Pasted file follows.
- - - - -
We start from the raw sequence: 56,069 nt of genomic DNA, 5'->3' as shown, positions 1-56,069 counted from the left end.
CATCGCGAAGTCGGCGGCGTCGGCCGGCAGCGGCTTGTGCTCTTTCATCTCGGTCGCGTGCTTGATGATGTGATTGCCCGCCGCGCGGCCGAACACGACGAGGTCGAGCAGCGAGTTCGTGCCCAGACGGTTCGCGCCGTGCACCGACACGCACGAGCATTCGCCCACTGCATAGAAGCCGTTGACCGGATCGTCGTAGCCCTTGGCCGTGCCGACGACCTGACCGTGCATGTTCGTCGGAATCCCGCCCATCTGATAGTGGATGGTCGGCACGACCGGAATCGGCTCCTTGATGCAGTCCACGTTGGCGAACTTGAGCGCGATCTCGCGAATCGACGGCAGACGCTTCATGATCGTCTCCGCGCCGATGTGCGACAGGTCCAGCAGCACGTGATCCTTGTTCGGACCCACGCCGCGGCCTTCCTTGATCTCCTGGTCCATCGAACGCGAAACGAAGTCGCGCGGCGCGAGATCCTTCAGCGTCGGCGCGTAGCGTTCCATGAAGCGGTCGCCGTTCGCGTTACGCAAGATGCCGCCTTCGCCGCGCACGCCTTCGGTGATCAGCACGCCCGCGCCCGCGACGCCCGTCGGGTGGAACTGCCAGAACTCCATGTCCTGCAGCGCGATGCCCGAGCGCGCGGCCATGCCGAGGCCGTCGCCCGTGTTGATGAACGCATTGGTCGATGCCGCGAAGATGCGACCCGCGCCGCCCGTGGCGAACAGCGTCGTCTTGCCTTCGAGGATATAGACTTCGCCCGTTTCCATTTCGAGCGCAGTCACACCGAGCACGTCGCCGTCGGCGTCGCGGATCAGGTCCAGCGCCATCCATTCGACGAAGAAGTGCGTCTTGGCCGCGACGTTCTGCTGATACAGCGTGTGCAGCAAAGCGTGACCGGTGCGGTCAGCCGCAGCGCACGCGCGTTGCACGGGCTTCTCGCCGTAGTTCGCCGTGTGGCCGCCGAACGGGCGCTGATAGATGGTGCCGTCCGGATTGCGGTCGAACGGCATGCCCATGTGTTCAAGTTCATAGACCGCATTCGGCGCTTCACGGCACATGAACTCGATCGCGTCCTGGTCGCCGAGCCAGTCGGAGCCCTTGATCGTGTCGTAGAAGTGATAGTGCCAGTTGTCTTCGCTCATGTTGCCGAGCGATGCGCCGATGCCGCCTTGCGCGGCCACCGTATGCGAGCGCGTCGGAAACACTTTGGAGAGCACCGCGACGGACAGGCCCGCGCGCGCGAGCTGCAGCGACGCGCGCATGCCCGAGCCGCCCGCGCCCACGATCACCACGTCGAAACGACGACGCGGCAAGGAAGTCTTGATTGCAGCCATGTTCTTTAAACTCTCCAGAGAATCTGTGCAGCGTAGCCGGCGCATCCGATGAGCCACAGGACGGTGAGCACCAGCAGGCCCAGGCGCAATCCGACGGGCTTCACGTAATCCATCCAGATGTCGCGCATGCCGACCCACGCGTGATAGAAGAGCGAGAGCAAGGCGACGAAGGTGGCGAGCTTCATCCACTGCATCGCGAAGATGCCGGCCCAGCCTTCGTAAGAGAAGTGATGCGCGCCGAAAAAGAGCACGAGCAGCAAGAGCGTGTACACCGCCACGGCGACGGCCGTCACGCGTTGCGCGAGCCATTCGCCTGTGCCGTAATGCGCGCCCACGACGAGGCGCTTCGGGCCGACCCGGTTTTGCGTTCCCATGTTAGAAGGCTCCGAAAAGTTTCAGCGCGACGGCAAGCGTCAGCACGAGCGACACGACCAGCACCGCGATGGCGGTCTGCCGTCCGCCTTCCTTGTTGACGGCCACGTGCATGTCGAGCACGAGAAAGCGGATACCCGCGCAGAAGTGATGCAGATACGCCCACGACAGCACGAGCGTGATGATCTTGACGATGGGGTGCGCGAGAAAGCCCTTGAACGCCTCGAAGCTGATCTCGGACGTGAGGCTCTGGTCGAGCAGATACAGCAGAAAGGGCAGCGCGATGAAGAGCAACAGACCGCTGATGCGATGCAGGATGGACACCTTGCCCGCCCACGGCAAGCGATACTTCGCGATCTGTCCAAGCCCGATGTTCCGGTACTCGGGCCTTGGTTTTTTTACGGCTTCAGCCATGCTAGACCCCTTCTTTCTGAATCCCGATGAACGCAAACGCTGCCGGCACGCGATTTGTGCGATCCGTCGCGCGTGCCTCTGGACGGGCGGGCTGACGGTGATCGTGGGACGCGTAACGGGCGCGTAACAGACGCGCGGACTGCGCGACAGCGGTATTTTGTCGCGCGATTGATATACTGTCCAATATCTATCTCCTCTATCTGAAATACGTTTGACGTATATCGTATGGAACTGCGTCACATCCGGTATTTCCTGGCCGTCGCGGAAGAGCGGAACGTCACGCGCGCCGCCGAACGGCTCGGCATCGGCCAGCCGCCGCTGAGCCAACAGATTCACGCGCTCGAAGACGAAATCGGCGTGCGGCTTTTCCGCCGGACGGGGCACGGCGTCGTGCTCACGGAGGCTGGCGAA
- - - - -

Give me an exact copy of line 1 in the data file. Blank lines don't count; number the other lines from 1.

We start from the raw sequence: 56,069 nt of genomic DNA, 5'->3' as shown, positions 1-56,069 counted from the left end.